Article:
Vicky Andrews rocks the boat at Duke Street Food & Drink Market
When the chef patron at The Art School Restaurant tells you that he’s embarking on a new adventure with a crew that includes Harry Marquart (Kelp, Bone and Block) and local kitchen stars Kieran Gill and Jake Lewis, you’ve got to get excited. As Paul Askew revealed the name of the new restaurant to me back in November 2021, I was even more intrigued - “Barnacle”. The fishy puns went wild in my head.
Forget your Scouse stew, peawack soup and wet nellies. This is new Liverpool.
“It’s not a fish restaurant,” said Paul, reeling me back in. “We’re going to tell the food cultural story of Liverpool, through its maritime history. It relates to my father who was known as Captain ‘Barnacle Bill’ Askew, the sailor.”
Paul’s family history and the concept behind Barnacle could have its own section in Central Library but what these guys are basically trying to do is tell the story of Liverpool’s food and drink provenance, with local ingredients that link to the port’s bustling trade over the decades.
Just before Christmas, I popped into Duke Street Food & Drink Market while my partner was off having a bottomless brunch with the girls' netball team. That might be your idea of a wet dream but mine was sitting on my own on the Barnacle mezzanine eating a bowl of seafood chowder. Different strokes and all that.
Back for my second visit with the OH in tow, we step into the cacophony of the food hall and purposefully stride upstairs.
The Barnacle team have inherited a beautiful location from Pilgrim (reopening up the road this summer) but that confusion of being a separate venture within a food hall has not yet been solved. People sneak in and sit down at an empty table, the staff explain the menu - they get up and go back downstairs. And repeat, ad infinitum.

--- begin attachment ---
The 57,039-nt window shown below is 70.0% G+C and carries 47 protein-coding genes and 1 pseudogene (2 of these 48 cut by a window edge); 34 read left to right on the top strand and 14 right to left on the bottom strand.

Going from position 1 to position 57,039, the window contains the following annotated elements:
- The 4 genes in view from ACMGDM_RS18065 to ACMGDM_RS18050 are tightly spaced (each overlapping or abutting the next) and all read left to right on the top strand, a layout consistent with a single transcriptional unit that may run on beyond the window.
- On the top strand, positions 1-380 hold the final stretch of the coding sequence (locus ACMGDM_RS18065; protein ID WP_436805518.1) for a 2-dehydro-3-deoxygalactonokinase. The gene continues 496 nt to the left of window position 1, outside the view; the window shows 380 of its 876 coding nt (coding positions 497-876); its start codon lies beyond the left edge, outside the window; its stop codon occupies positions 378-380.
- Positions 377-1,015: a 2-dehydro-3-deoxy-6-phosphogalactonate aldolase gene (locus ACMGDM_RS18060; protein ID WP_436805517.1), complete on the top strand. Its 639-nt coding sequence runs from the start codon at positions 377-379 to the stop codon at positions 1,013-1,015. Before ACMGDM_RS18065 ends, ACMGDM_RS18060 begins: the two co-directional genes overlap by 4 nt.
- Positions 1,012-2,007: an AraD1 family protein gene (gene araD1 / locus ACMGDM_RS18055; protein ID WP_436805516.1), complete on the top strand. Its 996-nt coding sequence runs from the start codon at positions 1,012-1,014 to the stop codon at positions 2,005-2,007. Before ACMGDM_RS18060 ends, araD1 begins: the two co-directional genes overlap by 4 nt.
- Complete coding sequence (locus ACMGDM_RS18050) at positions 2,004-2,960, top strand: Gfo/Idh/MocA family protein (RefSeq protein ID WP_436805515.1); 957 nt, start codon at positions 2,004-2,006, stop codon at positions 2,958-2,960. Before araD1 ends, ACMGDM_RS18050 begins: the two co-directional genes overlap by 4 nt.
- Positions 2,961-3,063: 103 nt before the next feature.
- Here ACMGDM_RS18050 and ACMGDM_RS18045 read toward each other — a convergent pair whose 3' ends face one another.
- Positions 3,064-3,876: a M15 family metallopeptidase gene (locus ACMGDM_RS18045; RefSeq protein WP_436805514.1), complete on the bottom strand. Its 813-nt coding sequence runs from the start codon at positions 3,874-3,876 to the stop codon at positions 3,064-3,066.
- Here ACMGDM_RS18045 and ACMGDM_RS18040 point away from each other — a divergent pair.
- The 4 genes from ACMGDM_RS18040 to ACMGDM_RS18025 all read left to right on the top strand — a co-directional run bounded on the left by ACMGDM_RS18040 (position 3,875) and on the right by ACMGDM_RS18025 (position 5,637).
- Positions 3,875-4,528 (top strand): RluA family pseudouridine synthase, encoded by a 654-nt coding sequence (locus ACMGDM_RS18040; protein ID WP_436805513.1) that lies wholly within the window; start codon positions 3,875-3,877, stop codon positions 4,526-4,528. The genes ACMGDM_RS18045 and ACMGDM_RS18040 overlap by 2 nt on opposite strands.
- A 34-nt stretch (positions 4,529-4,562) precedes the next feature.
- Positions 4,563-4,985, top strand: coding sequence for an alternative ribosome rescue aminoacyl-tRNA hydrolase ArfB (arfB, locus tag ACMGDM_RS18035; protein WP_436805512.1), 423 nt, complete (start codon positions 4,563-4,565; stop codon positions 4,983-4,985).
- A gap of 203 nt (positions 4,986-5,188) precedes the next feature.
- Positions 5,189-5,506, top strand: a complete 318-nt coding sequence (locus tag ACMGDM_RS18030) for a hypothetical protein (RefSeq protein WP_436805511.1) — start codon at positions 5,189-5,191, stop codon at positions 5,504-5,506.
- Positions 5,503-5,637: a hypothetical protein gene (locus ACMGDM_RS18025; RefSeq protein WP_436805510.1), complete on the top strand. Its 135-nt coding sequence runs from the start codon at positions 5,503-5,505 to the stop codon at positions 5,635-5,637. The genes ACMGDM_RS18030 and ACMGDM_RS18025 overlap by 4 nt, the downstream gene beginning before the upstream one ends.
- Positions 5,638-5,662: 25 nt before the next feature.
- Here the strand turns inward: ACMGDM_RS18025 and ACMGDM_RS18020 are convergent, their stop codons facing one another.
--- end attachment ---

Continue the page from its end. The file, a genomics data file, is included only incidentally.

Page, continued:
There’s a clear entry point upstairs with a reservation desk, dining tables set in a formal style, and a sign above the kitchen that says “Barnacle”. Not sure what more they can do.
The three course menu is £37.50 and on this occasion includes an amuse bouche of pork and vegetables with a sweet and salty Asian stock, served with warm Abyss Stout soda bread and raw milk Wirral butter.
It’s more of a subtle nod to the legacy of the great port than a history lesson. Forget your Scouse stew, peawack soup and wet nellies. This is new Liverpool.
The Dockers Umbrella cocktail (£11.50) named after Liverpool’s long-lost overhead railway, puts an ingenious spin on the classic margarita with smoky mezcal and hints of elderflower, sipped from a tongue-tingling salty rim. I bloody love margaritas and this one was special.
Cunard and White Star were based in Liverpool and in 1920 bartender Harry Craddock arrived here from America as prohibition came in. Corpse Reviver #2 (£11.50) was Harry’s creation at the American Bar at The Savoy Hotel in London in the 1920s and '30s.
Next to us, four ladies are enjoying a meal after a day of shopping, with much fizz and frivolity. Short of being in first class on RMS Carinthia, the top deck of Duke Street Market feels like a fine way to experience the grand nautical party life.
For starters, there is that New Liverpool seafood chowder dotted with crab, clam, smoked pork, kohlrabi and vinegary pockets of cockles. Vegetarians are looked after with a dish of Peter Jones’ winter squash, Mrs Kirkham’s Lancashire cheese and granola tarragon.